The coastal liquid-bulk tanker Sagamore (formerly - Alaska Standard) heading for Pier 70 in San Francisco.
This tanker is 37 feet longer than the first Alaska Standard. The ship was a one-off design and had no sister ships. It was built for a specific service that could be handled by one ship, and performed its work successfully for almost three decades. It was launched in 1959 by Albina Engine and Machine Works of Portland, Oregon, for the Standard Oil Company of California. The ship was constructed to continue the duties of its predecessor, the first Alaska Standard, which was built in 1923. For 35 years, the earlier vessel supplied fuel to extremely remote towns and villages located along Alaska’s rugged coast, as well as to the camps of miners, trappers, and fishermen. The second Alaska Standard was designed by L. C. Norgaard & Associates of San Francisco, a company that was originally founded as a repair yard in 1904. The Alaska Standard was sold to Sealift Tankers, Inc. on August 26, 1986 and renamed Sagamore. It entered the Maritime Administration’s Suisun Bay Reserve Fleet sometime in 1989.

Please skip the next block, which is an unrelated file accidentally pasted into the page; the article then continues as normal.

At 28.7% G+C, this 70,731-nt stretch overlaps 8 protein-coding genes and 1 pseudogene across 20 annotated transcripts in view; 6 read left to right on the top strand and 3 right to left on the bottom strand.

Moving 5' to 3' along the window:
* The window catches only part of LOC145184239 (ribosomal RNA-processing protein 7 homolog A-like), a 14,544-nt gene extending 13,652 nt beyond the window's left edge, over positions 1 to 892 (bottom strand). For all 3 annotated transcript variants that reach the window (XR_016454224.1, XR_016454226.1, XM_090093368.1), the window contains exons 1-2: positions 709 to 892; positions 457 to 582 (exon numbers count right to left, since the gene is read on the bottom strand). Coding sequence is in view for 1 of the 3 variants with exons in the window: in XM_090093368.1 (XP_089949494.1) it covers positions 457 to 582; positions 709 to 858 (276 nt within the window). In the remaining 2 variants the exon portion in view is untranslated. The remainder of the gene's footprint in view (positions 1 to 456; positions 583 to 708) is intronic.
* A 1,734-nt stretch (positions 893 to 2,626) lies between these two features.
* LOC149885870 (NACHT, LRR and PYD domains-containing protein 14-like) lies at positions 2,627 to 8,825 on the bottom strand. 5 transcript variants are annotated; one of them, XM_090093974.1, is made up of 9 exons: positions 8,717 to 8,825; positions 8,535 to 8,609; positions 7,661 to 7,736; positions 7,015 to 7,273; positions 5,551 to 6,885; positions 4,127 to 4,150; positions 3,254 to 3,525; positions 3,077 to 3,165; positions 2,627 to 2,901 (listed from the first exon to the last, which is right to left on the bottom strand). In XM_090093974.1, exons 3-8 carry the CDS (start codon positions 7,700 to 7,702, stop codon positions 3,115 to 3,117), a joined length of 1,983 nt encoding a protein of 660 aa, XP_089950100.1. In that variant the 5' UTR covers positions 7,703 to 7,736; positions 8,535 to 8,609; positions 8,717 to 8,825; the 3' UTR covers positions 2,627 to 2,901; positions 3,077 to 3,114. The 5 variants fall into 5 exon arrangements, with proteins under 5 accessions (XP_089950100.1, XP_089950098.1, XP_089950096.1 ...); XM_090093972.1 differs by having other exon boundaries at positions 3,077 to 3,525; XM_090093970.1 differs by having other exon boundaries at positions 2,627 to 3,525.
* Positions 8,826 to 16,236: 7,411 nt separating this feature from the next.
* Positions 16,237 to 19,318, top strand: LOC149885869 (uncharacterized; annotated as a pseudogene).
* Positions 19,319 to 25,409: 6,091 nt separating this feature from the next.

Source: Maritime Admistration photo by email@example.com